Should the last word be blinders?

  21. Jimbo says:

    The Met Office had constantly warned us about increased frequency of droughts in the UK caused by global warming. Now they warn us of more floods and a temperature standstill caused by global warming and natural climate variation. What is going on with these jokers?

    Slingo should be fired.

    26 May 2010 – Met Office
    “Number of droughts likely to increase under climate change

    A Met Office study on how climate change could affect the frequency of extreme droughts in the UK has found a range of possibilities — the majority of them showing such droughts will become more common.”

  22. archonix says:

    Einar Rønbeck Evensen says:
    January 9, 2013 at 12:22 pm

    didn’t they also have a state of drought while the floods were happening?

    Yep. And it produced the funniest image I’ve seen for years.

  23. Mike Smith says:

    Very nice simple paper. Excellent presentation of actual data sans models!

    All of these variations from the normal/average… they’re called weather! A concept that the Met Office appears to have missed because their heads are up in the clouds (or possibly a much darker place).

  24. pat says:

    First it was drought. Now ‘extreme’ rain fall. Next we will hear that absolutely average weather is caused by CAGW.

  25. ThinkingScientist says:

    Excellent post. I have just one criticism about Figs 1 and 2in that they appear to have running averages which are trailing averages, ie the average curve point is the average for the preceding period. I think it would be more sensible to show the running average as a centred mean as this then picks out the actual pattern in the time series better, putting highs and lows in the running average in alignment with the actual data values. Still a fantastic post though!

    [I plead guilty!! Paul]

  26. vukcevic says:

    Two major UK university centres measure local rainfall and as ever they do compete
    http://www.vukcevic.talktalk.net/Oxbridge.htm
    Oxford wins on rainfall (Atlantic) good for industry (Midlands), Cambridge wins on sunshine (North Sea) good for agriculture (Anglia).

  27. Lil Fella from OZ says:

    When was the shift in the media and public office between reporting facts and applying them, to advocacy to herald something in regardless of the truth. Better known in the old days as propaganda.
    Then again I have to admit, I am probably getting slower with age. Slow down!!!
    We are thankful for the efforts of all those attempting to uphold the truth regardless of the degrading tactics of the GWS mob. Keep at it!!!!

  28. Matt G says:

    Paul,

    “I mentioned the jet stream moving south, but it would be more accurate to describe it as a meridional pattern.”

    Very good article, just one issue regarding this.

    The jet stream further south can be part of the meridional pattern, but this it not the only reason. The jet stream has literally moved further south across the entire NH at times. A meridional pattern never becomes this large and below highlights this observation.

    The Jet stream is further south than normal along the entire NH shown on this graph.

    http://virga.sfsu.edu/pub/jetstream/jetstream_atl/big/1212/12121712_jetstream_atl_anal.gif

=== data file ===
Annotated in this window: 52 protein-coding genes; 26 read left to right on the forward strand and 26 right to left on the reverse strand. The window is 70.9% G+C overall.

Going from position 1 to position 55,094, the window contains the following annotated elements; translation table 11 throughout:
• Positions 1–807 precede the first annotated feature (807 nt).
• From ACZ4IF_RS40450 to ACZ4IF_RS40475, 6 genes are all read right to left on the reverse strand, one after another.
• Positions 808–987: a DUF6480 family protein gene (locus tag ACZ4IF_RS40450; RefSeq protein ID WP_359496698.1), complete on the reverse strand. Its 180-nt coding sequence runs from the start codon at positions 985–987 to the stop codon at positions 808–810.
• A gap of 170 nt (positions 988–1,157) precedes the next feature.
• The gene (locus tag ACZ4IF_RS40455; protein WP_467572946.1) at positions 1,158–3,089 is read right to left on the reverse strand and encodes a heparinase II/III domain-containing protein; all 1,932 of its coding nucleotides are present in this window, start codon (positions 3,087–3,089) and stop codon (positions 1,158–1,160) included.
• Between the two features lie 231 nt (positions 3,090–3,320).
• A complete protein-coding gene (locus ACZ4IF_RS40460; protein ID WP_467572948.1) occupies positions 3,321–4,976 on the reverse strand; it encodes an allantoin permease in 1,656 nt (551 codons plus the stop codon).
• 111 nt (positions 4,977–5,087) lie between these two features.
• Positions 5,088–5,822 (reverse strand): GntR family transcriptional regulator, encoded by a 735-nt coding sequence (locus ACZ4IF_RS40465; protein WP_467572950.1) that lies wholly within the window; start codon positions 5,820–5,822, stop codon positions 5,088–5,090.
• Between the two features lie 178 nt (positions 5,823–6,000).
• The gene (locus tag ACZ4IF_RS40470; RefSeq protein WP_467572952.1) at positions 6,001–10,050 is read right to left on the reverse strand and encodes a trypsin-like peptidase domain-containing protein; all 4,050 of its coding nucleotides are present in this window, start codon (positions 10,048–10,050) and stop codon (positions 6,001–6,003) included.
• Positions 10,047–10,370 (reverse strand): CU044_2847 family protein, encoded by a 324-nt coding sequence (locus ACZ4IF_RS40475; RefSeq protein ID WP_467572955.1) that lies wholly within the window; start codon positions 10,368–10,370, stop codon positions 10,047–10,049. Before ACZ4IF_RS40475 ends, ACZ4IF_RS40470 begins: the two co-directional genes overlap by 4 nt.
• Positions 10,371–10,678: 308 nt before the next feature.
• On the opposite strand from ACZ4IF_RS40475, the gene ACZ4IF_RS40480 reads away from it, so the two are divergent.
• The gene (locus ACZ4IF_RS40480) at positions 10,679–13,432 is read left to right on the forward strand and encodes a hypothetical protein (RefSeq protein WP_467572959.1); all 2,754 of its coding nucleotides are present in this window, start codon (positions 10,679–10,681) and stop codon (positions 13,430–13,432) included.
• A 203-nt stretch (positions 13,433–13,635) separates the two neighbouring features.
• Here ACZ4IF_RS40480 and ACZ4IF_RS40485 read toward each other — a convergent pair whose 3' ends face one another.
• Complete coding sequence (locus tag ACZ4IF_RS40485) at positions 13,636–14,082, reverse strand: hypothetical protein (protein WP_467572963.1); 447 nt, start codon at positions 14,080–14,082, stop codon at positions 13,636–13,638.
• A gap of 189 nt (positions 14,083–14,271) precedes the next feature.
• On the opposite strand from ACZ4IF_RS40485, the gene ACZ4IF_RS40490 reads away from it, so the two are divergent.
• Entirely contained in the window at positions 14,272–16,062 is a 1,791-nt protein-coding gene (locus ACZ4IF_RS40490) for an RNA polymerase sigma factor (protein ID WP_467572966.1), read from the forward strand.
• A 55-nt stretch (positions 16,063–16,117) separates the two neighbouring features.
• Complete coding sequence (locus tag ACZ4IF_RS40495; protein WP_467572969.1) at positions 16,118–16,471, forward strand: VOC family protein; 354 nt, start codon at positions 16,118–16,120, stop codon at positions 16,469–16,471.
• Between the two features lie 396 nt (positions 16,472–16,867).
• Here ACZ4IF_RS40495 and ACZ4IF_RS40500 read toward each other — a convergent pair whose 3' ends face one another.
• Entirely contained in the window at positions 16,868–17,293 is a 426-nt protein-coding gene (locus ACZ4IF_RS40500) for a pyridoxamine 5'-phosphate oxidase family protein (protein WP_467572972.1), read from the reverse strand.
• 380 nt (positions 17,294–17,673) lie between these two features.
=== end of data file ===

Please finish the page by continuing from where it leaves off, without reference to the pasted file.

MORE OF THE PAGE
This is a typical meridional pattern shown below with large section moved from south to north and two sections north to south.

    http://virga.sfsu.edu/pub/jetstream/jetstream_atl/big/1212/12120812_jetstream_atl_anal.gif

    Overall the movement of the jet stream over recent years has been to a much more southern position, but this has be even with the absence of a meridional pattern.

  29. Ian W says:

    Myron Mesecke says:
    January 9, 2013 at 1:33 pm

    “”Slingo herself admits that more work needs to be done to predict long term trends. I would question, however, whether she is the right person to lead this work, if she cannot take off her blinkers.””

    Should the last word be blinders?

    In UK English – blinkers; in American English – blinders. Both are correct

    [Reply: a colloquial Americanism: to be "blinkered" means to have blinders on. Blinders = leather cups that only allow a horse to see in one direction. — mod.]

  30. Matt G says:

    ThinkingScientist says:
    January 9, 2013 at 2:45 pm

    I noticed that too, but the advantage this way could be explained by having the mean over recent years that we are particular interested in. The other method would lose the recent 15 year period with no mean.

  31. Green Sand says:

    vukcevic says:
    January 9, 2013 at 2:47 pm

    Two major UK university centres measure local rainfall and as ever they do compete

    Fascinating, thanks, but you really do need to change the chart lines to Light and Dark Blue:-)

  32. knr says:

    Julia Slingo is doing her job , feeding the government what she thinks it needs to keep them feeding the MET . Is not ‘science’ in the first place .

  33. u.k.(us) says:

    Only someone that has not studied the weather, could ever imagine they might control it.
    Yet, here we are.
    Babes (or would that be wolves) making the first venture into the wood.

  34. Allen B. Eltor says:

    Well, at least the infrared astronomy fields on the earth and in space are tracking the ever rising atmospheric infrared in the earthshine frequencies, right along with the rise in manmade gases.

    That way we can at least, eventually have accurate attribution and forecasting.

    —————
    Oh – that’s right – there’s LESS atmospheric infrared after the past 15(ish) years, at the same time the overall volume of gases being pumped out is larger and larger.